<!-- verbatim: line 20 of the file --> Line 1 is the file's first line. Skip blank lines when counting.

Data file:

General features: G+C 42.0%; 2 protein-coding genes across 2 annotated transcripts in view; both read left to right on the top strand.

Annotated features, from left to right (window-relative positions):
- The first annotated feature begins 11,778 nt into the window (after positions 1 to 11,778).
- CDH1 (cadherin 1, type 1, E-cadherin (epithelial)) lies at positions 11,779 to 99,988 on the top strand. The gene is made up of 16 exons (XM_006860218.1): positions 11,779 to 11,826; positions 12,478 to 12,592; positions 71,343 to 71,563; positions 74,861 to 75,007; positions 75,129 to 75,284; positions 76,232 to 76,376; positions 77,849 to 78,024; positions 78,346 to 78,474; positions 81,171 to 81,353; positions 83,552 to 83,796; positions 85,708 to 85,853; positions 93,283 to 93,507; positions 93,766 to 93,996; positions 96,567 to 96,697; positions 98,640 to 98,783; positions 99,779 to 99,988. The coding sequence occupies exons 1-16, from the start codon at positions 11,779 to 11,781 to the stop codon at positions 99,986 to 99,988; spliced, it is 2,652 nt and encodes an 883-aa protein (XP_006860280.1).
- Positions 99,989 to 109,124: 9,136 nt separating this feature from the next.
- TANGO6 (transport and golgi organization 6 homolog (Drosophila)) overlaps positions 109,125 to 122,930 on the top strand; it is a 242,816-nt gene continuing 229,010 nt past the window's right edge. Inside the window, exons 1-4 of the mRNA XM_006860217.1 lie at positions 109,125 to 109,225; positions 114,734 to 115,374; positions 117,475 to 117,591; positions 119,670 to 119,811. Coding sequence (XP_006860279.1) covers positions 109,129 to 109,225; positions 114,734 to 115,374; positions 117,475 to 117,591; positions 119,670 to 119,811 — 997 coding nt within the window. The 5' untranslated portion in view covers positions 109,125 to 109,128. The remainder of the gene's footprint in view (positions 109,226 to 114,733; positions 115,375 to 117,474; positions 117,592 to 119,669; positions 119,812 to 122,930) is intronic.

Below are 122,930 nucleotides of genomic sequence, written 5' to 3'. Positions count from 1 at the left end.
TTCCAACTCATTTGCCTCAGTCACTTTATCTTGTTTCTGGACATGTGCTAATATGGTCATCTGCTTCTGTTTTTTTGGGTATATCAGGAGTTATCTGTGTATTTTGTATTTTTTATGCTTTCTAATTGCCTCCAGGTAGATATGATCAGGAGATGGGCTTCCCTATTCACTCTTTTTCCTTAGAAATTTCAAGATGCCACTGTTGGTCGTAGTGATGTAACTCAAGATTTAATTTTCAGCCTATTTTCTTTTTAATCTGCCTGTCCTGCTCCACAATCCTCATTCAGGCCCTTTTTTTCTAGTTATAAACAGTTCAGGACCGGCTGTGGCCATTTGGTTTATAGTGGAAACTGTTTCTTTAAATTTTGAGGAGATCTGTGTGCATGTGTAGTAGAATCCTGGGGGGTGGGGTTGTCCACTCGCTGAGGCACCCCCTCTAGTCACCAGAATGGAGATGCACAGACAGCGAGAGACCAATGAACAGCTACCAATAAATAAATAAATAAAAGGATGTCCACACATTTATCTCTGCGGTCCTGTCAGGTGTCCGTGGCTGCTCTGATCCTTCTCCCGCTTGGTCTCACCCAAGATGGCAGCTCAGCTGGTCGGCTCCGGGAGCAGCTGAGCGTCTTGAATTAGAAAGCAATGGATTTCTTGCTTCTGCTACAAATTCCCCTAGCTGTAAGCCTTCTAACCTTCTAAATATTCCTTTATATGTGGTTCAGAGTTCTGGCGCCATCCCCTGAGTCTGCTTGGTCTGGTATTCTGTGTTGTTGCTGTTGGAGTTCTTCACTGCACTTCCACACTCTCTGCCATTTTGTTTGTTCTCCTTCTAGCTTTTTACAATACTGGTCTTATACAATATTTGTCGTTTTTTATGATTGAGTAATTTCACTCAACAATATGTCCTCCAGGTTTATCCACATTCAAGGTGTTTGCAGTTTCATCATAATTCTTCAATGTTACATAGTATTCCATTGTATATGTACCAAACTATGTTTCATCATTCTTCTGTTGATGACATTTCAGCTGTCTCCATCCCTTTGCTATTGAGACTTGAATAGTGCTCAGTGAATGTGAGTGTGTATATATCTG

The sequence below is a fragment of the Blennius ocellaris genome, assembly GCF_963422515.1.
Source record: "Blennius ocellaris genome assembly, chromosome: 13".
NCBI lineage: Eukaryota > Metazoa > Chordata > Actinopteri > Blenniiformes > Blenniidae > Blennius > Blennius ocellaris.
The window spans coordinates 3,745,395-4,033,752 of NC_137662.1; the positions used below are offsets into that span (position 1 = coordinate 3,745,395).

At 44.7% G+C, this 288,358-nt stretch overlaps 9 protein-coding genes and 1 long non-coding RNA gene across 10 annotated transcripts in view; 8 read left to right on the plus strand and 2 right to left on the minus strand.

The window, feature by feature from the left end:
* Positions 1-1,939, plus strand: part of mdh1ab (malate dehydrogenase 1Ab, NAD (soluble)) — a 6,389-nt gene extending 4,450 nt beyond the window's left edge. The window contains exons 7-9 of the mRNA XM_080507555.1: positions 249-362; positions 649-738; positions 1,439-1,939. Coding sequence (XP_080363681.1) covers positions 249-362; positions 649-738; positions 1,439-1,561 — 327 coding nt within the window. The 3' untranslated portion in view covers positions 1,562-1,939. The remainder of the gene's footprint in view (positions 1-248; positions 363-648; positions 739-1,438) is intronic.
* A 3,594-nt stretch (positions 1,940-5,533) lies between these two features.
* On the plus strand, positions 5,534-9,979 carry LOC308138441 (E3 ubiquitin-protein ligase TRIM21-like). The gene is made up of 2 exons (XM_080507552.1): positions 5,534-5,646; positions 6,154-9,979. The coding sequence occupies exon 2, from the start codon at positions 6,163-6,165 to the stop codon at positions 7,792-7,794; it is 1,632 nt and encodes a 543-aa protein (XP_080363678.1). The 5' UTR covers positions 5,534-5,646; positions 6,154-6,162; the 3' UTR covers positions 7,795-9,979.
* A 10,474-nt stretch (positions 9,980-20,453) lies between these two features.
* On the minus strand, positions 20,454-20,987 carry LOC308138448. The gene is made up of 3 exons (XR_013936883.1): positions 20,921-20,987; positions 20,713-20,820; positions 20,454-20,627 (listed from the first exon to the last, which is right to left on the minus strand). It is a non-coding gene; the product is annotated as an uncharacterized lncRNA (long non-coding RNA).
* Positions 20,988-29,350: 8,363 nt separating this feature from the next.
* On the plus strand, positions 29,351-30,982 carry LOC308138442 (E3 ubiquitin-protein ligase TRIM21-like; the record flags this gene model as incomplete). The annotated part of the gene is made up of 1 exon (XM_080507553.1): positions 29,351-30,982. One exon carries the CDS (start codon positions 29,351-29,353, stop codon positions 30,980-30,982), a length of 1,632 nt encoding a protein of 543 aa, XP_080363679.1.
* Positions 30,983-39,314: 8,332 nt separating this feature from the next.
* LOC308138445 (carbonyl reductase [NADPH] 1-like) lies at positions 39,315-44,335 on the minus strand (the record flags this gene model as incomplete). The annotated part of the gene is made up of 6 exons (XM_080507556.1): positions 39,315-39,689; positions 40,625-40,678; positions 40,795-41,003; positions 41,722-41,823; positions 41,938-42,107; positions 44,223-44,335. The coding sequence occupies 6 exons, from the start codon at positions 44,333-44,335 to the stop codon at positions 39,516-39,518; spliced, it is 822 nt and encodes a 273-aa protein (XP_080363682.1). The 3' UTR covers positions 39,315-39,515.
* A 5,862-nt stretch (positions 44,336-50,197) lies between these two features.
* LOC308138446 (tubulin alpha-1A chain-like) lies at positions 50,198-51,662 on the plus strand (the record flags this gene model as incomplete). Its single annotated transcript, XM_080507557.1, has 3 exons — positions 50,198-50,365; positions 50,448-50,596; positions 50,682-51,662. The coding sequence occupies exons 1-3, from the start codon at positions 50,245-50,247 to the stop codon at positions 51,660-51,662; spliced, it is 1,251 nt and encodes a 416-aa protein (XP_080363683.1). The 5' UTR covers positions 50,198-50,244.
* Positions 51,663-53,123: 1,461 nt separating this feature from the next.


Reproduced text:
* Positions 20,988-29,350: 8,363 nt separating this feature from the next.